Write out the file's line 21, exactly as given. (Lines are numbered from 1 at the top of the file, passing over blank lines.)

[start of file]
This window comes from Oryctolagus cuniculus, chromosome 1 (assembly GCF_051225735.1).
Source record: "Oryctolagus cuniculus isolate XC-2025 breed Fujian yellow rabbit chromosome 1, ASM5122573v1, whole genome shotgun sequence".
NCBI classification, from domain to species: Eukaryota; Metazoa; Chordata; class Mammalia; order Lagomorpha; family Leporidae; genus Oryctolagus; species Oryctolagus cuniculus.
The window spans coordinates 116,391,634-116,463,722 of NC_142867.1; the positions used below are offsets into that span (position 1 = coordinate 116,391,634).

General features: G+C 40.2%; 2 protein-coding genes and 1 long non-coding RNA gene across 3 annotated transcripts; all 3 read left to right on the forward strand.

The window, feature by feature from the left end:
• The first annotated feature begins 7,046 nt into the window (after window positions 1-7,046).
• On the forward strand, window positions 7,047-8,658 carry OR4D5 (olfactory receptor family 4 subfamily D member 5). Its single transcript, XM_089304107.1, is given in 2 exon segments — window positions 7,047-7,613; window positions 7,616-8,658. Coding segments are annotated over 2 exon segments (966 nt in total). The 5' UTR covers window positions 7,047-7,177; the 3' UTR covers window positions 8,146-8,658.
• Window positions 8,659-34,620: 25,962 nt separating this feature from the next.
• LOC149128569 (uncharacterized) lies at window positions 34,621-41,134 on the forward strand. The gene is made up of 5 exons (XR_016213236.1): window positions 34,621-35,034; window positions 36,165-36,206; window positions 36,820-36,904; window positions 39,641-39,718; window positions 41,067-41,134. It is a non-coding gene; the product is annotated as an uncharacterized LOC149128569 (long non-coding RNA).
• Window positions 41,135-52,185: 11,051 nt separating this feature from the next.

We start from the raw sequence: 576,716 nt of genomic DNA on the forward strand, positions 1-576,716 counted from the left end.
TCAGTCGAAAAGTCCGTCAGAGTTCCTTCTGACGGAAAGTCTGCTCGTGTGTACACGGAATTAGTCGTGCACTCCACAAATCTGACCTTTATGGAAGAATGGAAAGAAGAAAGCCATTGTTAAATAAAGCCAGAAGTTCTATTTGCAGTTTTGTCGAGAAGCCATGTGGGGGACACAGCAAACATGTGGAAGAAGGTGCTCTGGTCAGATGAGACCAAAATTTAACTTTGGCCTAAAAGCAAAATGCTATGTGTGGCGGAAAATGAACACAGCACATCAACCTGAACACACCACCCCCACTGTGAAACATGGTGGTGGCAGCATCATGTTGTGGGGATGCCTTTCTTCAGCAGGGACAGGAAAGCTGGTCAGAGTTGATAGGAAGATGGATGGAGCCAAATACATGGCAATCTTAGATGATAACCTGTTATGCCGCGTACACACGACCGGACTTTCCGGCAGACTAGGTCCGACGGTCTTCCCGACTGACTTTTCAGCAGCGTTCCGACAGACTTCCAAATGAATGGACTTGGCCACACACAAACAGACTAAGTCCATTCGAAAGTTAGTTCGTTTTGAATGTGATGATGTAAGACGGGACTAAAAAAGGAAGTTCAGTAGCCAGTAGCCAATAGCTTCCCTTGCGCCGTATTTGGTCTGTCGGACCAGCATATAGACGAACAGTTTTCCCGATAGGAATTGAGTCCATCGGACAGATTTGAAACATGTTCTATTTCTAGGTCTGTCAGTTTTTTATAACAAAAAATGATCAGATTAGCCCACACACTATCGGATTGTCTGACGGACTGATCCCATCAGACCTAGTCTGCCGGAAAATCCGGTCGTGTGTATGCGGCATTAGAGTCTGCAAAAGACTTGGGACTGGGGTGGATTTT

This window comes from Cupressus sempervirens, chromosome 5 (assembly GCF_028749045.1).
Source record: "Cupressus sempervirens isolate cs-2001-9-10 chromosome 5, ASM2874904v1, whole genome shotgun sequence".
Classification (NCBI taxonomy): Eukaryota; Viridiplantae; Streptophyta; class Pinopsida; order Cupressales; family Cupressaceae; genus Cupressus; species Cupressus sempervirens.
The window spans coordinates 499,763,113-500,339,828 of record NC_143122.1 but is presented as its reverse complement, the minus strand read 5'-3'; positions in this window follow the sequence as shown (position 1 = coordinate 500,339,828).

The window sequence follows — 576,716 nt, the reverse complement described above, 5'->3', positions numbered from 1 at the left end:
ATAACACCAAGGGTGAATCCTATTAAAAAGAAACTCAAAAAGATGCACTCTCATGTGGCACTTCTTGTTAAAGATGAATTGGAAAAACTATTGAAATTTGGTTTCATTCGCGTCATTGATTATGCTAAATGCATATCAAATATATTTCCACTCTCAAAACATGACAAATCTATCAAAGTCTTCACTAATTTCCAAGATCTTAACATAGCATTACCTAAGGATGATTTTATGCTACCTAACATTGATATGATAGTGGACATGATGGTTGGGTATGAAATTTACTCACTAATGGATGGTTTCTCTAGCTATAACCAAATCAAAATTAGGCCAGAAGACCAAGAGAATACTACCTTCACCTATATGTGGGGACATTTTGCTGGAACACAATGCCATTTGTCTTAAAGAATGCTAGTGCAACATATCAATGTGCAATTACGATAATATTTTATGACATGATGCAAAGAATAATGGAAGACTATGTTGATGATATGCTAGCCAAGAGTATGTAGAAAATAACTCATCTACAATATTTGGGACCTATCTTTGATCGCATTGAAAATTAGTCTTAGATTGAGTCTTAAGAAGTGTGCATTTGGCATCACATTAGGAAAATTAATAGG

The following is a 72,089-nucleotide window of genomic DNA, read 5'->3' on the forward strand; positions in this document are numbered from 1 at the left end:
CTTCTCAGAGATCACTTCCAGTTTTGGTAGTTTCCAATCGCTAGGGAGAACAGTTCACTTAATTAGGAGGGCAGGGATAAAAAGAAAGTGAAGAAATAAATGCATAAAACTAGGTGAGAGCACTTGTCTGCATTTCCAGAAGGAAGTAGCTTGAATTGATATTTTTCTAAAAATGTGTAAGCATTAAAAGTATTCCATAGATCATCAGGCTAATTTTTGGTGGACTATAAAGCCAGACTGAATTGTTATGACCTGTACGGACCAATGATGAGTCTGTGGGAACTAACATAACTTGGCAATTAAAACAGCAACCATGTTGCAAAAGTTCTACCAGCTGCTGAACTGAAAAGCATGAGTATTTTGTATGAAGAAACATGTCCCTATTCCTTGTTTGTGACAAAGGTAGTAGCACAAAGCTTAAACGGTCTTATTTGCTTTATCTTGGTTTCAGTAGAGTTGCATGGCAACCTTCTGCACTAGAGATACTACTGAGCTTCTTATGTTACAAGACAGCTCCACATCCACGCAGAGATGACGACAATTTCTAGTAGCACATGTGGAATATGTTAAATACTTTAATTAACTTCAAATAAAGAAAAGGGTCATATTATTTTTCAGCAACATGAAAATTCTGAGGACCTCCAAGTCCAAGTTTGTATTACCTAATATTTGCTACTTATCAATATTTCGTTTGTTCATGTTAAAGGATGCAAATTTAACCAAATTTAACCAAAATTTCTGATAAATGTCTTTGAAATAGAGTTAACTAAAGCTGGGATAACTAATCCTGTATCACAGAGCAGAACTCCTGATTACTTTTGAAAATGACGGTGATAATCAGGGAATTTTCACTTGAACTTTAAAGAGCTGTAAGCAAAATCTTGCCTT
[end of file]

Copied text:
CTTCTCAGAGATCACTTCCAGTTTTGGTAGTTTCCAATCGCTAGGGAGAACAGTTCACTTAATTAGGAGGGCAGGGATAAAAAGAAAGTGAAGAAATAAATGCATAAAACTAGGTGAGAGCACTTGTCTGCATTTCCAGAAGGAAGTAGCTTGAATTGATATTTTTCTAAAAATGTGTAAGCATTAAAAGTATTCCATAGATCATCAGGCTAATTTTTGGTGGACTATAAAGCCAGACTGAATTGTTATGACCTGTACGGACCAATGATGAGTCTGTGGGAACTAACATAACTTGGCAATTAAAACAGCAACCATGTTGCAAAAGTTCTACCAGCTGCTGAACTGAAAAGCATGAGTATTTTGTATGAAGAAACATGTCCCTATTCCTTGTTTGTGACAAAGGTAGTAGCACAAAGCTTAAACGGTCTTATTTGCTTTATCTTGGTTTCAGTAGAGTTGCATGGCAACCTTCTGCACTAGAGATACTACTGAGCTTCTTATGTTACAAGACAGCTCCACATCCACGCAGAGATGACGACAATTTCTAGTAGCACATGTGGAATATGTTAAATACTTTAATTAACTTCAAATAAAGAAAAGGGTCATATTATTTTTCAGCAACATGAAAATTCTGAGGACCTCCAAGTCCAAGTTTGTATTACCTAATATTTGCTACTTATCAATATTTCGTTTGTTCATGTTAAAGGATGCAAATTTAACCAAATTTAACCAAAATTTCTGATAAATGTCTTTGAAATAGAGTTAACTAAAGCTGGGATAACTAATCCTGTATCACAGAGCAGAACTCCTGATTACTTTTGAAAATGACGGTGATAATCAGGGAATTTTCACTTGAACTTTAAAGAGCTGTAAGCAAAATCTTGCCTT